Letters 10-24-2016

It’s Obama’s 1984 Several editions ago I concluded a short letter to the editor with an ominous rhetorical flourish: “Welcome to George Orwell’s 1984 and the grand opening of the Federal Department of Truth!” At the time I am sure most of the readers laughed off my comments as right-wing hyperbole. Shame on you for doubting me...

Gun Bans Don’t Work It is said that mass violence only happens in the USA. A lone gunman in a rubber boat, drifted ashore at a popular resort in Tunisia and randomly shot and killed 38 mostly British and Irish tourists. Tunisian gun laws, which are among the most restrictive in the world, didn’t stop this mass slaughter. And in January 2015, two armed men killed 11 and wounded 11 others in an attack on the French satirical magazine Charlie Hebdo. French gun laws didn’t stop these assassins...

Scripps’ Good Deed No good deed shall go unpunished! When Dan Scripps was the 101st District State Representative, he introduced legislation to prevent corporations from contaminating (e.g. fracking) or depleting (e.g. Nestle) Michigan’s water table for corporate profit. There are no property lines in the water table, and many of us depend on private wells for abundant, safe, clean water. In the subsequent election, Dan’s opponents ran a negative campaign almost solely on the misrepresentation that Dan’s good deed was a government takeover of your private water well...

Political Definitions As the time to vote draws near it’s a good time to check into what you stand for. According to Dictionary.com the meanings for liberal and conservative are as follows:

Liberal: Favorable to progress or reform as in political or religious affairs.

Conservative: Disposed to preserve existing conditions, institutions, etc., or to restore traditions and limit change...

Voting Takes A Month? Hurricane Matthew hit the Florida coast Oct. 6, over three weeks before Election Day. Bob Ross (Oct. 17th issue) posits that perhaps evacuation orders from Governor Scott may have had political motivations to diminish turnout and seems to praise Hillary Clinton’s call for Gov. Scott to extend Florida’s voter registration deadline due to evacuations...

Clinton Foundation Facts Does the Clinton Foundation really spend a mere 10 percent (per Mike Pence) or 20 percent (per Reince Priebus) of its money on charity? Not true. Charity Watch gives it an A rating (the same as it gives the NRA Foundation) and says it spends 88 percent on charitable causes, and 12 percent on overhead. Here is the source of the misunderstanding: The Foundation does give only a small percentage of its money to charitable organizations, but it spends far more money directly running a number of programs...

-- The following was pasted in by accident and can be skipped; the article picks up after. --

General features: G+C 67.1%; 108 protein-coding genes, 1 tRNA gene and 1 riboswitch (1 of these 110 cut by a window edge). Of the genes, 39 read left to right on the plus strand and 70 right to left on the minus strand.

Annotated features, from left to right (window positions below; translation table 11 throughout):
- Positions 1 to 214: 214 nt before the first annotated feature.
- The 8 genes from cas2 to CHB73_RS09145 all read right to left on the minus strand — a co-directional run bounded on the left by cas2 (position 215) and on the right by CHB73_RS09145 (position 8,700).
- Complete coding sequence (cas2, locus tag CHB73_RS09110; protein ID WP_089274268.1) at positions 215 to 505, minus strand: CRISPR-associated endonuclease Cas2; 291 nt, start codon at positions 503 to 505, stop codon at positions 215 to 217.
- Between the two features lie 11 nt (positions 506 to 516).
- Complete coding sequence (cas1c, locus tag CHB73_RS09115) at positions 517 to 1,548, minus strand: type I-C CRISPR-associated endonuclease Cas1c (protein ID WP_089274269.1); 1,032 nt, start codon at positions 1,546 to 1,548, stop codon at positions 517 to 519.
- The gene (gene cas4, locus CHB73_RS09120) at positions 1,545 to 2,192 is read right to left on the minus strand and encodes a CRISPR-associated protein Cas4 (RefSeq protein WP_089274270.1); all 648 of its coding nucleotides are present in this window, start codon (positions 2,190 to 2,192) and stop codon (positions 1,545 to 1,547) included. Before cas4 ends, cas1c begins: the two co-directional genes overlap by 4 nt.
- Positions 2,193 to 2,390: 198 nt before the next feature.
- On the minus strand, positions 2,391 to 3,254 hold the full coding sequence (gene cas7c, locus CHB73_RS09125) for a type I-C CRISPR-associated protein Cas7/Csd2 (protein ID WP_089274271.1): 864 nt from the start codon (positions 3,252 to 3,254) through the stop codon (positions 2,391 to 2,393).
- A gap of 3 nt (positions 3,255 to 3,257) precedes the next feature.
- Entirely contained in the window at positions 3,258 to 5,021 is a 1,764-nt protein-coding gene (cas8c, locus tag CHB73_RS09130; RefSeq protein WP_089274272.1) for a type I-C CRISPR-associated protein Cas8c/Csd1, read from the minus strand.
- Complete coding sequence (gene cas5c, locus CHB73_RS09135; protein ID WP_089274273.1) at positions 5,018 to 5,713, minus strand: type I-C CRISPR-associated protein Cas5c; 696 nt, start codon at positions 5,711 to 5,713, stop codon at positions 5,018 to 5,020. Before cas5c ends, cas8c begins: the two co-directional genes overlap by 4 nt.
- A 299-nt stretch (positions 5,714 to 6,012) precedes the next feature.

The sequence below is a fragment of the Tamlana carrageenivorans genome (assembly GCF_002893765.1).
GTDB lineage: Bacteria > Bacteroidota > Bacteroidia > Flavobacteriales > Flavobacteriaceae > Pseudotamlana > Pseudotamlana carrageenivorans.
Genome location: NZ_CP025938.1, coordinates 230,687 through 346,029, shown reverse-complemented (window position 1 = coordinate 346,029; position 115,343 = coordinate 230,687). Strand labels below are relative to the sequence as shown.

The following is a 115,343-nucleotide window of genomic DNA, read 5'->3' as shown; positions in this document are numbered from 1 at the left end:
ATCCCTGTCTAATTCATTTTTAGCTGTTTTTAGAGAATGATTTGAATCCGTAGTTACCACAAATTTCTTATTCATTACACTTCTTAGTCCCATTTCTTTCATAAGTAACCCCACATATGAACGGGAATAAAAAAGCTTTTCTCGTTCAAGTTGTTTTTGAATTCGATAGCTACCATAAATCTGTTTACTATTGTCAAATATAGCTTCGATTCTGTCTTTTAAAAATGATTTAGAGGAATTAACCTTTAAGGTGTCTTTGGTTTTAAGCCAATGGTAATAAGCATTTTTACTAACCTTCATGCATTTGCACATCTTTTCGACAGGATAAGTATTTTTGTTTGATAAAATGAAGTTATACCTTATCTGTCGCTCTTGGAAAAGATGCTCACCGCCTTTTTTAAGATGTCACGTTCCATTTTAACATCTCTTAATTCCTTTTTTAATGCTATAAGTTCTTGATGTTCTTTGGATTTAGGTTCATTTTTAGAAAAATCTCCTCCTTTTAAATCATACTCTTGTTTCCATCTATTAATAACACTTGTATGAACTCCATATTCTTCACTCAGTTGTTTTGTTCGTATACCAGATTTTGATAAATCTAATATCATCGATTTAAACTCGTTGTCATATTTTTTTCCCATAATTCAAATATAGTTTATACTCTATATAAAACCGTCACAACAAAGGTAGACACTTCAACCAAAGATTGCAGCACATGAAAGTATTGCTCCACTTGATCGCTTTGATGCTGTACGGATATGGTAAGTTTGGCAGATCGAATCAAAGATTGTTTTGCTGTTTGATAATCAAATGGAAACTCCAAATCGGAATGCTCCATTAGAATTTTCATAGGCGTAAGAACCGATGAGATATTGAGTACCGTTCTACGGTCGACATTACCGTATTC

America Needs Change Trump supports our constitution, will appoint judges that will keep our freedoms safe. He supports the partial-birth ban; Hillary voted against it. Regardless of how you feel about Trump, critical issues are at stake. Trump will increase national security, monitor refugee admissions, endorse our vital military forces while fighting ISIS. Vice-presidential candidate Mike Pence will be an intelligent asset for the country. Hillary wants open borders, increased government regulation, and more demilitarization at a time when we need strong military defenses...

My Process For No I will be voting “no” on Prop 3 because I am supportive of the process that is in place to review and approve developments. I was on the Traverse City Planning Commission in the 1990s and gained an appreciation for all of the work that goes into a review. The staff reviews the project and makes a recommendation. The developer then makes a presentation, and fellow commissioners and the public can ask questions and make comments. By the end of the process, I knew how to vote for a project, up or down. This process then repeats itself at the City Commission...

Regarding Your Postcard If you received a “Vote No” postcard from StandUp TC, don’t believe their lies. Prop 3 is not illegal. It won’t cost city taxpayers thousands of dollars in legal bills or special elections. Prop 3 is about protecting our downtown -- not Munson, NMC or the Commons -- from a future of ugly skyscrapers that will diminish the very character of our downtown...

Vote Yes It has been suggested that a recall or re-election of current city staff and Traverse City Commission would work better than Prop 3. I disagree. A recall campaign is the most divisive, costly type of election possible. Prop 3, when passed, will allow all city residents an opportunity to vote on any proposed development over 60 feet tall at no cost to the taxpayer...

Yes Vote Explained A “yes” vote on Prop 3 will give Traverse City the right to vote on developments over 60 feet high. It doesn’t require votes on every future building, as incorrectly stated by a previous letter writer. If referendums are held during general elections, taxpayers pay nothing...